There's a lot of things wrong with the EU. There's a lot of things wrong with democracy in both the UK and the EU. Leaving the EU won't fix any of them. It will, most likely, hurt the economy, but that's fine as long as some vague notion of control is taken back and the UK is free to make its own trade deals from a negotiating position of the sixth largest market in the world rather than the largest (if you count the EU as one market).

Meanwhile, jingoism and xenophobia seem to have become acceptable, and all of a sudden I no longer seem to be welcome in the country I have lived in (and been a net contributor of tax to) for over 30 years.

Mark and Dan, what the UK really doesn't need is the emotive level of debate that takes place on the subject and serves only to divide and create animus.

Ben, good on you for getting the hell out.

DG, no good can come of this comments page other than upsetting starts to the day on both sides of the argument.
Anything started on for purely ideological reasons has a tendency not to end well.
I second the comments about the quality of debate and the way any nuances or subtleties in arguments are quickly shouted over.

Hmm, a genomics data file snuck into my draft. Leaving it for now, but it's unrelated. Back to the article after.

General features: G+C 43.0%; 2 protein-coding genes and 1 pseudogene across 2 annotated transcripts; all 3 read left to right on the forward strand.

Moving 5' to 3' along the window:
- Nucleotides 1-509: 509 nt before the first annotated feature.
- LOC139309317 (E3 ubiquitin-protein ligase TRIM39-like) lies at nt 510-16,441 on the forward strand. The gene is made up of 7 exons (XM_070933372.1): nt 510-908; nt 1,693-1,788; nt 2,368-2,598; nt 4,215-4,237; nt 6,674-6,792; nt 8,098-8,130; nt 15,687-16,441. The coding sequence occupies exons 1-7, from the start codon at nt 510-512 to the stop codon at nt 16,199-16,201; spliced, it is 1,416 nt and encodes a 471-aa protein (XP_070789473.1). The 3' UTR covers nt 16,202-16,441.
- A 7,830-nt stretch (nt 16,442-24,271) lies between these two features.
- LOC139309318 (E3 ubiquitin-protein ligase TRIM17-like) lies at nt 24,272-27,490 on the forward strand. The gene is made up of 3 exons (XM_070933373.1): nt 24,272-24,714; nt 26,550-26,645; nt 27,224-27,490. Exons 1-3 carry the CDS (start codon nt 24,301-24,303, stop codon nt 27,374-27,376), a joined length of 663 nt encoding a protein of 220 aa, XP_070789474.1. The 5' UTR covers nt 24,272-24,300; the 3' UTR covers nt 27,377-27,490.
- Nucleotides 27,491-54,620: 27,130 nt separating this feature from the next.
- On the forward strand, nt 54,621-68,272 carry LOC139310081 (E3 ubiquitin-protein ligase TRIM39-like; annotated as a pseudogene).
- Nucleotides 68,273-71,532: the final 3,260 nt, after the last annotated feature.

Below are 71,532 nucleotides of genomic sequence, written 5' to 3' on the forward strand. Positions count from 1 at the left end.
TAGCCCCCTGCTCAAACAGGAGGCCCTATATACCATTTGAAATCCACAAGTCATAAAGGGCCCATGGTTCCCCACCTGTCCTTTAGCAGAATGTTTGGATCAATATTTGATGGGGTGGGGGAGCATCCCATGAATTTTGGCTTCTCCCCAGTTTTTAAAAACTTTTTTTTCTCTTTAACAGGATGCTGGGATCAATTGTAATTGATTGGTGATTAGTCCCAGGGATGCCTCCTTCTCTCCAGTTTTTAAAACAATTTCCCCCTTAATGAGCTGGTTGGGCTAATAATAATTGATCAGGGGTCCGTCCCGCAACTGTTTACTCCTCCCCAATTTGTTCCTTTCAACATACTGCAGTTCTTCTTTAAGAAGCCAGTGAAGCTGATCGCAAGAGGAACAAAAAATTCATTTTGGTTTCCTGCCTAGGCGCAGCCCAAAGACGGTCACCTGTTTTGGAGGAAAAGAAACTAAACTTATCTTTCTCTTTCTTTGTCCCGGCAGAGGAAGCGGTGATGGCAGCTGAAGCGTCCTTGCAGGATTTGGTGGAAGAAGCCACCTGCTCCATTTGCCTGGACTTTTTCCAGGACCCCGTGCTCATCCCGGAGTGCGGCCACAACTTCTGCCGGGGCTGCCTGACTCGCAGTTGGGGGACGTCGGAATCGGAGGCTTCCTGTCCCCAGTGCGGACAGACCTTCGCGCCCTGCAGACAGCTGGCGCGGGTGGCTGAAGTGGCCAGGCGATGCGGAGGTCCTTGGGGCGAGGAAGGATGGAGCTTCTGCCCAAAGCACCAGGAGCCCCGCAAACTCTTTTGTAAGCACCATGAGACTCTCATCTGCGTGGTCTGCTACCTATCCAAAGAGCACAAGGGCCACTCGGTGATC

Everyone should read (or ideally should have read two years ago) `The Blunders of Our Governments' by Anthony King and Ivor Crewe. It documents the collective stupidity which has overtaken governments in the past (e.g. Poll Tax, Millennium Dome), but the current stupidity overwhelms all of these.
There is going to be big changes and it's going to be scary at times. Some people will be better off and some will lose out. No-one knows how it will end, least of all the politicians. There is little you can do to prepare for it, apart from perhaps try to hope for the best. Complaining about it only upsets you and the people around you. My approach has been to ignore it until it affects me directly, and I am much happier as a result.
Thanks for this post, DG. It’s given me a clearer picture of the situation.